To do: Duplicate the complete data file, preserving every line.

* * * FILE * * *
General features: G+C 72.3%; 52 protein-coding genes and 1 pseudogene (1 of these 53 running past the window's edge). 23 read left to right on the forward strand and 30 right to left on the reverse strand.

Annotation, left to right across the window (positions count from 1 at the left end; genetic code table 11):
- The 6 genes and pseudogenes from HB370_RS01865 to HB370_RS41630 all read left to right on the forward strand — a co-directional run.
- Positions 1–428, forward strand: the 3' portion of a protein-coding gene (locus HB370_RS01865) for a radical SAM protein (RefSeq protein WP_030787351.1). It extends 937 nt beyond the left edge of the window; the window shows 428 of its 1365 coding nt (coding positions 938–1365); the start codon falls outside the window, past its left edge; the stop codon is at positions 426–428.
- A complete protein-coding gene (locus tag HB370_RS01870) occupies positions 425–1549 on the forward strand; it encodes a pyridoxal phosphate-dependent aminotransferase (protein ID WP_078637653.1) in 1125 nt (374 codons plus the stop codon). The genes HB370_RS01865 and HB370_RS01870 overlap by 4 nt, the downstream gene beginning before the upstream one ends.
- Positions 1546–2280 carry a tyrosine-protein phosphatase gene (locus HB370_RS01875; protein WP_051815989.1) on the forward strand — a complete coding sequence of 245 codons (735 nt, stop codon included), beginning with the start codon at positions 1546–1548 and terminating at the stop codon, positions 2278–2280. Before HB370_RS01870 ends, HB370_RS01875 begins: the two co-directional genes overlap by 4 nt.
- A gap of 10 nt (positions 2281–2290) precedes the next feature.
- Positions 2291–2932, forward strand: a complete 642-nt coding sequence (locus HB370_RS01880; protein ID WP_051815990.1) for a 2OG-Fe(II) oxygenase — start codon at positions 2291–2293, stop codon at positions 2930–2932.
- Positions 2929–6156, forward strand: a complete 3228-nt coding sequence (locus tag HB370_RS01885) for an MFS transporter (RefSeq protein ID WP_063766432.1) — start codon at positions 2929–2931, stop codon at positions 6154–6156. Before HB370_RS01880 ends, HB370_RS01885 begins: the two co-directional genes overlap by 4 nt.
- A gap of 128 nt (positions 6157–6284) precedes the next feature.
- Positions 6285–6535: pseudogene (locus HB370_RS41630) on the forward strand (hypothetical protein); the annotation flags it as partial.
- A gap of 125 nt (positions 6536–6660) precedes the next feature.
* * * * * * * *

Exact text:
General features: G+C 72.3%; 52 protein-coding genes and 1 pseudogene (1 of these 53 running past the window's edge). 23 read left to right on the forward strand and 30 right to left on the reverse strand.

Annotation, left to right across the window (positions count from 1 at the left end; genetic code table 11):
- The 6 genes and pseudogenes from HB370_RS01865 to HB370_RS41630 all read left to right on the forward strand — a co-directional run.
- Positions 1–428, forward strand: the 3' portion of a protein-coding gene (locus HB370_RS01865) for a radical SAM protein (RefSeq protein WP_030787351.1). It extends 937 nt beyond the left edge of the window; the window shows 428 of its 1365 coding nt (coding positions 938–1365); the start codon falls outside the window, past its left edge; the stop codon is at positions 426–428.
- A complete protein-coding gene (locus tag HB370_RS01870) occupies positions 425–1549 on the forward strand; it encodes a pyridoxal phosphate-dependent aminotransferase (protein ID WP_078637653.1) in 1125 nt (374 codons plus the stop codon). The genes HB370_RS01865 and HB370_RS01870 overlap by 4 nt, the downstream gene beginning before the upstream one ends.
- Positions 1546–2280 carry a tyrosine-protein phosphatase gene (locus HB370_RS01875; protein WP_051815989.1) on the forward strand — a complete coding sequence of 245 codons (735 nt, stop codon included), beginning with the start codon at positions 1546–1548 and terminating at the stop codon, positions 2278–2280. Before HB370_RS01870 ends, HB370_RS01875 begins: the two co-directional genes overlap by 4 nt.
- A gap of 10 nt (positions 2281–2290) precedes the next feature.
- Positions 2291–2932, forward strand: a complete 642-nt coding sequence (locus HB370_RS01880; protein ID WP_051815990.1) for a 2OG-Fe(II) oxygenase — start codon at positions 2291–2293, stop codon at positions 2930–2932.
- Positions 2929–6156, forward strand: a complete 3228-nt coding sequence (locus tag HB370_RS01885) for an MFS transporter (RefSeq protein ID WP_063766432.1) — start codon at positions 2929–2931, stop codon at positions 6154–6156. Before HB370_RS01880 ends, HB370_RS01885 begins: the two co-directional genes overlap by 4 nt.
- A gap of 128 nt (positions 6157–6284) precedes the next feature.
- Positions 6285–6535: pseudogene (locus HB370_RS41630) on the forward strand (hypothetical protein); the annotation flags it as partial.
- A gap of 125 nt (positions 6536–6660) precedes the next feature.